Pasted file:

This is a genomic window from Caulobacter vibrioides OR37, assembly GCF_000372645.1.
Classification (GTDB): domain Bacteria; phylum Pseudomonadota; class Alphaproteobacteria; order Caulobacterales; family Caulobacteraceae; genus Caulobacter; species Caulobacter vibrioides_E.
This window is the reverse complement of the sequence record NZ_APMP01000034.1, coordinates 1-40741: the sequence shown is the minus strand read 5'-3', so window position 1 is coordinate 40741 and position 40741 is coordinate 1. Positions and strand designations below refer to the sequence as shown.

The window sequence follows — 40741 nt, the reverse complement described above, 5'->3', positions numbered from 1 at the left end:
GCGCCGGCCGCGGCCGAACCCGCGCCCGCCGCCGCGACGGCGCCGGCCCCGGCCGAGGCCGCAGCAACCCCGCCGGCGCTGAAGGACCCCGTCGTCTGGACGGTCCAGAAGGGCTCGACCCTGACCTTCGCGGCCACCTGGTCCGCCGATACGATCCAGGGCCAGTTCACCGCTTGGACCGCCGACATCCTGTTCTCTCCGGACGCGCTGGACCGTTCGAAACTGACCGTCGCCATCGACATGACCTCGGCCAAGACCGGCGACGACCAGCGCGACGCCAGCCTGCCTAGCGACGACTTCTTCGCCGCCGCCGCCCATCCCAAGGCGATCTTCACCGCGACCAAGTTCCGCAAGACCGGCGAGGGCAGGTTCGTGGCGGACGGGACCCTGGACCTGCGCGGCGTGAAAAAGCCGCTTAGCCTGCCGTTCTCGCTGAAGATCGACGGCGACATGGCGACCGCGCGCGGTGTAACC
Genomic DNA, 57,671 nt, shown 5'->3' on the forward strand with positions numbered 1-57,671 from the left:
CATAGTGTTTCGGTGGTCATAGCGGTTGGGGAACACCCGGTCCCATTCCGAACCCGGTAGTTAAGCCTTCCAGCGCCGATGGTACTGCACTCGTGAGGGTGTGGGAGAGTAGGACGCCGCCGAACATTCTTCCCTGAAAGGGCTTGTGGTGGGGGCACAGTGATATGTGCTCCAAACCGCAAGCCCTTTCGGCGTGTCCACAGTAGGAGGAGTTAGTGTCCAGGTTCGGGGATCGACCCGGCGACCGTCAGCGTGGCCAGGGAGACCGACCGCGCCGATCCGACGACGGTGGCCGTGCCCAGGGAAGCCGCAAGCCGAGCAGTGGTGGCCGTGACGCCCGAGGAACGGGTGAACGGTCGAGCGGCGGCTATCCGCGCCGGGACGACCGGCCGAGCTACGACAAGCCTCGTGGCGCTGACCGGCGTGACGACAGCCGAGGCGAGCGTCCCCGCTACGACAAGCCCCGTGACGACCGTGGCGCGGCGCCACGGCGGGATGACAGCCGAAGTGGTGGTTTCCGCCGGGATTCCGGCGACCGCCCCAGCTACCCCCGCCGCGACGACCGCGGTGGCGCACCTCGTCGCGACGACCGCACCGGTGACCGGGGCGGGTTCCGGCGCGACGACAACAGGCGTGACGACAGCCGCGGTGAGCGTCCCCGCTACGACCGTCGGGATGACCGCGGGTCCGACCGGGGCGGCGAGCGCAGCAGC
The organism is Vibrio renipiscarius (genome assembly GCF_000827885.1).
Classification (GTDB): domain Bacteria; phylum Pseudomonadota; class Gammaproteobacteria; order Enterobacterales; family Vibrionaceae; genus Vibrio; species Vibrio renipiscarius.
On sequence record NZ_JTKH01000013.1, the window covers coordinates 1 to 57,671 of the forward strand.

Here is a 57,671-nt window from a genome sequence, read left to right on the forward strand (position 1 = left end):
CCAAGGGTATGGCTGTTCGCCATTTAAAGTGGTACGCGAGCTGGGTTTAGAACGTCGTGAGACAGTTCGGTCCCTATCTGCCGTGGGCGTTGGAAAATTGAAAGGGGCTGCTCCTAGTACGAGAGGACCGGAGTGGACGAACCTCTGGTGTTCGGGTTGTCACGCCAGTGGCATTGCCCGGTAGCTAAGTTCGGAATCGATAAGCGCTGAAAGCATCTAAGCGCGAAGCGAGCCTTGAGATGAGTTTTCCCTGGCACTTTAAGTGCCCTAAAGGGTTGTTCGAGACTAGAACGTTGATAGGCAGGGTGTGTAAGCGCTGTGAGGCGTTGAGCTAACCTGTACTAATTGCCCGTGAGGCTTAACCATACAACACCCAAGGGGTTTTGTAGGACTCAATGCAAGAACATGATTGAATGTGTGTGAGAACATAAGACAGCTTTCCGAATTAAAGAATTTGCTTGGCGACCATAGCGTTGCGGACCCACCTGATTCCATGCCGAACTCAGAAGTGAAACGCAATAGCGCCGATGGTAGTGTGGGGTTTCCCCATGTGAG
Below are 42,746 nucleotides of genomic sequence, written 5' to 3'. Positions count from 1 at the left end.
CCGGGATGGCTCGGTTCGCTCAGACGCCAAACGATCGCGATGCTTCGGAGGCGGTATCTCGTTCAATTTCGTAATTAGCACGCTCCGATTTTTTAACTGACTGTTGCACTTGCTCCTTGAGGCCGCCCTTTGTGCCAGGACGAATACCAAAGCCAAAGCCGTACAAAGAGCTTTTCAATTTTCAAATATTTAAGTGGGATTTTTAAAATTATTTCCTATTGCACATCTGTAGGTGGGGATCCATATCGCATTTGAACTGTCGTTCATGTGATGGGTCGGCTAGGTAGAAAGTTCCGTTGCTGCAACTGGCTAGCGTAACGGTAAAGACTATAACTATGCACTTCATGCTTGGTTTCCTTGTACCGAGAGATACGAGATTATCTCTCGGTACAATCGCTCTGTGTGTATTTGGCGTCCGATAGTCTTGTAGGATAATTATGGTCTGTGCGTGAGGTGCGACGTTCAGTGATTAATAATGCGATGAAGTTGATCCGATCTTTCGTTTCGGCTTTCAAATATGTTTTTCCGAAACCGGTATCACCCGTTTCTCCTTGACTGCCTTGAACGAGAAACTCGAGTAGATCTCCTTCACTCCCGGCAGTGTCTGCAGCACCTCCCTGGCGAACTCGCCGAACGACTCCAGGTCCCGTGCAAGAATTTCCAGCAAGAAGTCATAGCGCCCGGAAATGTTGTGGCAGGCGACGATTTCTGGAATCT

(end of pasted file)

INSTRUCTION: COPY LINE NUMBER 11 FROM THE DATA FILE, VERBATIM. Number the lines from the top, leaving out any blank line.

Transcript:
Here is a 57,671-nt window from a genome sequence, read left to right on the forward strand (position 1 = left end):